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So say I have an image that I want to "pixelate". I want this sharp image represented by a grid of, say, 100 x 100 squares. So if the original photo is 500 px X 500 px, each square is 5 px X 5 px. So each square would have a color corresponding to the 5 px X 5 px group of pixels it swaps in for...

How do I figure out what this one color, which is best representative of the stuff it covers, is? Do I just take the R G and B numbers for each of the 25 pixels and average them? Or is there some obscure other way I should know about? What is conventionally used in "pixelation" functions, say like in photoshop?

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up vote 10 down vote accepted

If you want to know about the 'theory' of pixelation, read up on resampling (and downsampling in particular). Pixelation algorithms are simply downsampling an image (using some downsampling method) and then upsampling it using nearest-neighbour interpolation. Note that in code these two steps may be fused into one.

For downsampling in general, to downsample by a factor of n the image is first filtered by an appropriate low-pass filter, and then one sample out of every n is taken. An "ideal" filter to use is the sinc filter, but because of issues with implementing it, the Lanczos filter is often used as a close alternative.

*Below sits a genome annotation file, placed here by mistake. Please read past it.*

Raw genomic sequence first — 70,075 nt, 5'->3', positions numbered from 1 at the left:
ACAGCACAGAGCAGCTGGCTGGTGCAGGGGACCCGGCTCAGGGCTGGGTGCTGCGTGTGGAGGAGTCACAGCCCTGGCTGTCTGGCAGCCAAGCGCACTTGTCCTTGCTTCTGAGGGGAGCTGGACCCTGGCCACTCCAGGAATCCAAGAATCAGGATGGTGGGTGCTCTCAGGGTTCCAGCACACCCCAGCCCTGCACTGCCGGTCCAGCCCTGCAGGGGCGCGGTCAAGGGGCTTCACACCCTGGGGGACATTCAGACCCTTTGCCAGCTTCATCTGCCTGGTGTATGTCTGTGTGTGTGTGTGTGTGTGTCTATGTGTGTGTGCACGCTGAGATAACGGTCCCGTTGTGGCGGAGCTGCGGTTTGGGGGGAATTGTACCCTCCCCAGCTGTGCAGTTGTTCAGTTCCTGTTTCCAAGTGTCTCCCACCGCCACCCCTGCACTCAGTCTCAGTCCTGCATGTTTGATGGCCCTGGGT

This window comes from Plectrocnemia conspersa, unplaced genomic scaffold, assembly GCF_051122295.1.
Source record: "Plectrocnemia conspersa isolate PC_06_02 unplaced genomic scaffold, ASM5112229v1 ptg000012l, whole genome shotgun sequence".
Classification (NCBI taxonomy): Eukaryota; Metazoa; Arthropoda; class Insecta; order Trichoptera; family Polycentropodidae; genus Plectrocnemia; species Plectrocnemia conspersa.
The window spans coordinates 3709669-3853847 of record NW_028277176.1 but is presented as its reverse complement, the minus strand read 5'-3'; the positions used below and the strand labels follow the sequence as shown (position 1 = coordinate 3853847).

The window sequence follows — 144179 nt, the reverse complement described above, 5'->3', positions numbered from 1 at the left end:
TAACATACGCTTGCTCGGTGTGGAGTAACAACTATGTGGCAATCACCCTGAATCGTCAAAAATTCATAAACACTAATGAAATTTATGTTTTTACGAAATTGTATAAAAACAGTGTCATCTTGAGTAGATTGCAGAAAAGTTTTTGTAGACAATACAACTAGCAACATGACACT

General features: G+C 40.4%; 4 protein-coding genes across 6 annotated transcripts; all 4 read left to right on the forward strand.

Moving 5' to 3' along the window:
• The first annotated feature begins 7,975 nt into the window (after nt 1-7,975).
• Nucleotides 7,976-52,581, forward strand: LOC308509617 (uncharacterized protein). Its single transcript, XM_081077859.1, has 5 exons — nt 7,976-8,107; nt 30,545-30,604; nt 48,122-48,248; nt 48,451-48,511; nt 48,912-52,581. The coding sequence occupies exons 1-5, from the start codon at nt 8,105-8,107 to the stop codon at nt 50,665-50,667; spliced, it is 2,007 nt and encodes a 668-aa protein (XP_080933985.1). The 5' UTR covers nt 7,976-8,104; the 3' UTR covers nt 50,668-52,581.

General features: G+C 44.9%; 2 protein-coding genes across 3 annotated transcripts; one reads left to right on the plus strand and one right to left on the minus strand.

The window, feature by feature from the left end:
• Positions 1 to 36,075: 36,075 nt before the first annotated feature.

However, for almost all purposes when doing pixelization, using a simple box blur should work fine, and is very simple to implement. This is just an average of nearby pixels.

If you don't need to change the output size of the image, then this means you divide the image into blocks (the big resulting pixels) which are k×k pixels, and then replace all the pixels in each block with the average value of the pixels in that block.

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when the source and target grids are so evenly divisible and aligned, most algorigthms give similar results. if the grids are fixed, go for simple averages.

in other cases, especially when resizing by a small percentage, the quality difference is quite evident. the simplest enhancement over simple average is weighting each pixel value considering how much of it's contained in the target pixel's area.

for more algorithms, check multivariate interpolation

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